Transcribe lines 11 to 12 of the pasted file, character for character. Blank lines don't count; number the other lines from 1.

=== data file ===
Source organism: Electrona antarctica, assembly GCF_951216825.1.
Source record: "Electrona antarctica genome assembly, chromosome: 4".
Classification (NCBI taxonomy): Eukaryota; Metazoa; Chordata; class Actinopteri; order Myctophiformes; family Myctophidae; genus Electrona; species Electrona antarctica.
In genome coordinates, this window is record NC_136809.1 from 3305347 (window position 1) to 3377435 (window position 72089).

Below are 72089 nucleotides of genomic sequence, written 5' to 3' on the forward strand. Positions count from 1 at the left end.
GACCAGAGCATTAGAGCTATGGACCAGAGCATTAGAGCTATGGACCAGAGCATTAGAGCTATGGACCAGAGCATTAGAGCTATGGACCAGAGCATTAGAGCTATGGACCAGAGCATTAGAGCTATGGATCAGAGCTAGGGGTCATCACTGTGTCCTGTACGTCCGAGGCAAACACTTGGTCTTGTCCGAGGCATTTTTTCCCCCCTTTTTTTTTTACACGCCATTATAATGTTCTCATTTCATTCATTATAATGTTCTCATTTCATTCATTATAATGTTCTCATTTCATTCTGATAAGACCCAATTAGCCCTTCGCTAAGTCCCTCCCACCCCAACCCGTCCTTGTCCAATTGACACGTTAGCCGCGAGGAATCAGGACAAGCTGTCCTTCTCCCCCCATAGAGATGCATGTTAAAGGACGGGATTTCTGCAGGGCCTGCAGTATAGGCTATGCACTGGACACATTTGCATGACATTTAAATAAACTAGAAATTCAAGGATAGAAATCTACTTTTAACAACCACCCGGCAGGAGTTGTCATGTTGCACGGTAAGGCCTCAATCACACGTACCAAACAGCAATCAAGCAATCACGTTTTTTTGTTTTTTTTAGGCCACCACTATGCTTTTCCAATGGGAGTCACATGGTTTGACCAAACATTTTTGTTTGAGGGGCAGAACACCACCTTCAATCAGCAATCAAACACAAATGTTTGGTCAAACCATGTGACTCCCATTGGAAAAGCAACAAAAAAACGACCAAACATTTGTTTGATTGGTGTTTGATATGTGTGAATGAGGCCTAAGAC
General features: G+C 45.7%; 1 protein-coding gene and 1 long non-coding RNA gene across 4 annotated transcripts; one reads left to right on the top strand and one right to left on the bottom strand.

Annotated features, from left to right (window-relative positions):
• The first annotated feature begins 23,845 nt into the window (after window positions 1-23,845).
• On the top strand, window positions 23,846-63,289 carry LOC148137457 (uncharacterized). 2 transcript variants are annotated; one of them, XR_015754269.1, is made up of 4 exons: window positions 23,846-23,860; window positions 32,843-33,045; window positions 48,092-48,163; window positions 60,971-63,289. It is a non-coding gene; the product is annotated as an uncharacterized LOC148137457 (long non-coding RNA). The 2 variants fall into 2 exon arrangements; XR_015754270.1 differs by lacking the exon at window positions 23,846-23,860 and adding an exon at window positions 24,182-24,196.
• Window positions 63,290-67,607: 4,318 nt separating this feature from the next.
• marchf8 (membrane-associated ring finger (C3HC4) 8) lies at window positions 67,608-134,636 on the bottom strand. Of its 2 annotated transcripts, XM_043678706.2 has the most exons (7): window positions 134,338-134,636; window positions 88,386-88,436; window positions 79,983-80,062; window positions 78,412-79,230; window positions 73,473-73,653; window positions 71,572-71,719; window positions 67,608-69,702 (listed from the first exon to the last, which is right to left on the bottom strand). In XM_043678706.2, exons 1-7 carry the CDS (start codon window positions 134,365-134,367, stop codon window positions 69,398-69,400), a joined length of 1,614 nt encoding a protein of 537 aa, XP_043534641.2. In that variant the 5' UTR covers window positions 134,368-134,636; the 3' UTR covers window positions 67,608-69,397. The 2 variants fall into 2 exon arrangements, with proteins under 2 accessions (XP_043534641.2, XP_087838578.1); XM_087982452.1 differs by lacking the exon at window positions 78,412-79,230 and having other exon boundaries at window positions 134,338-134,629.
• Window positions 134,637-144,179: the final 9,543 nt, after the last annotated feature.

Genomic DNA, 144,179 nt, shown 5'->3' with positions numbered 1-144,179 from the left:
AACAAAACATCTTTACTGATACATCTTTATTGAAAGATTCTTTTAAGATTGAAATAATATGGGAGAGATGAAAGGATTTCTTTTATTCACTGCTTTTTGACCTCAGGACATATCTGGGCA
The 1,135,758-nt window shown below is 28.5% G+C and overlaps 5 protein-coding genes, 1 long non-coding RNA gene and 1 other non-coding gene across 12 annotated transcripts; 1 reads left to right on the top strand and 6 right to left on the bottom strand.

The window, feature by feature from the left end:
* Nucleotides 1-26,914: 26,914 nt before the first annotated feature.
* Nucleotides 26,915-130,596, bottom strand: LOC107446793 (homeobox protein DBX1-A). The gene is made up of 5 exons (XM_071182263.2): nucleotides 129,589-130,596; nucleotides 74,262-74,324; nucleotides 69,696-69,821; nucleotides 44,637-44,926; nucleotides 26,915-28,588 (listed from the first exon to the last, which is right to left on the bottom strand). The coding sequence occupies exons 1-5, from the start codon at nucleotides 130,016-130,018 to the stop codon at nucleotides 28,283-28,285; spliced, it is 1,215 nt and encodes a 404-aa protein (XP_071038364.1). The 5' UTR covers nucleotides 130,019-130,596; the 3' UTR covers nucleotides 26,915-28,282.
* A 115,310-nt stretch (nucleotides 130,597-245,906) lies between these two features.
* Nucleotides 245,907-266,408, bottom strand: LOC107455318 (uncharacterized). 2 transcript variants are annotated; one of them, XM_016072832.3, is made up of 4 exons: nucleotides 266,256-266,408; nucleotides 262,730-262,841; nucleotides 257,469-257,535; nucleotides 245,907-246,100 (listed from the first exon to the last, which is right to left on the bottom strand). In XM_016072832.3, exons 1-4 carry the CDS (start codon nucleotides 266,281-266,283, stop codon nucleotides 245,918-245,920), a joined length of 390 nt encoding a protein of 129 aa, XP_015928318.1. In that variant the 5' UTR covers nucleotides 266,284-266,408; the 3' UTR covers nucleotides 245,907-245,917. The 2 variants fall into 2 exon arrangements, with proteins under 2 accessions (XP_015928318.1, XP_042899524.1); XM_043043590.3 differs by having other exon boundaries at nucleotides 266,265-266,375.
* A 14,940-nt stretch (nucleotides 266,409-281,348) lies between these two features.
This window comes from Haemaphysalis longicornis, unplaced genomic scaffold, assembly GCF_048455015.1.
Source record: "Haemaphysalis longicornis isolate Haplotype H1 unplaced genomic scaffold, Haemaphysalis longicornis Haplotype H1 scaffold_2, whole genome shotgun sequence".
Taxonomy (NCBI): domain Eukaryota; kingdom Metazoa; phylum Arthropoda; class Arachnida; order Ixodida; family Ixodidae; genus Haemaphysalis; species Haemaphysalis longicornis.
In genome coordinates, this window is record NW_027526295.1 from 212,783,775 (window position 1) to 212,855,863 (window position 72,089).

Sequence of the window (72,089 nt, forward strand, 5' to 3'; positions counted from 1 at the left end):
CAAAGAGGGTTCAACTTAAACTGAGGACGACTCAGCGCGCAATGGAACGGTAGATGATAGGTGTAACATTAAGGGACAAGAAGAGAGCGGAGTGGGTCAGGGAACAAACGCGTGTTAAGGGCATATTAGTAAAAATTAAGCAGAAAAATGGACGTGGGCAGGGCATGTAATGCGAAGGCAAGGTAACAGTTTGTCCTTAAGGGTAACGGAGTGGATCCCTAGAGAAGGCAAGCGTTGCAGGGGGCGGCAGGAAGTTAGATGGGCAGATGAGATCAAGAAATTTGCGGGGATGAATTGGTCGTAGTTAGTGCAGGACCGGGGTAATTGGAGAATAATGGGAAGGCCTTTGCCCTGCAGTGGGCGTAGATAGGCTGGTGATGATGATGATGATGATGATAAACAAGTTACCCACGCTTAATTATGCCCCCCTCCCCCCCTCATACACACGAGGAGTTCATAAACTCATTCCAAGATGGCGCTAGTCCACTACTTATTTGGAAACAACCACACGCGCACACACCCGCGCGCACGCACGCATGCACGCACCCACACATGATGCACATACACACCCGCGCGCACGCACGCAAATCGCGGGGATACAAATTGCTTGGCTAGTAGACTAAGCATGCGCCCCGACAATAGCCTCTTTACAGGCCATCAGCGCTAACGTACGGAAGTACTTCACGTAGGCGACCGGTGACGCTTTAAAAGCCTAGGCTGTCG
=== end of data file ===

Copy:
• Window positions 63,290-67,607: 4,318 nt separating this feature from the next.
• marchf8 (membrane-associated ring finger (C3HC4) 8) lies at window positions 67,608-134,636 on the bottom strand. Of its 2 annotated transcripts, XM_043678706.2 has the most exons (7): window positions 134,338-134,636; window positions 88,386-88,436; window positions 79,983-80,062; window positions 78,412-79,230; window positions 73,473-73,653; window positions 71,572-71,719; window positions 67,608-69,702 (listed from the first exon to the last, which is right to left on the bottom strand). In XM_043678706.2, exons 1-7 carry the CDS (start codon window positions 134,365-134,367, stop codon window positions 69,398-69,400), a joined length of 1,614 nt encoding a protein of 537 aa, XP_043534641.2. In that variant the 5' UTR covers window positions 134,368-134,636; the 3' UTR covers window positions 67,608-69,397. The 2 variants fall into 2 exon arrangements, with proteins under 2 accessions (XP_043534641.2, XP_087838578.1); XM_087982452.1 differs by lacking the exon at window positions 78,412-79,230 and having other exon boundaries at window positions 134,338-134,629.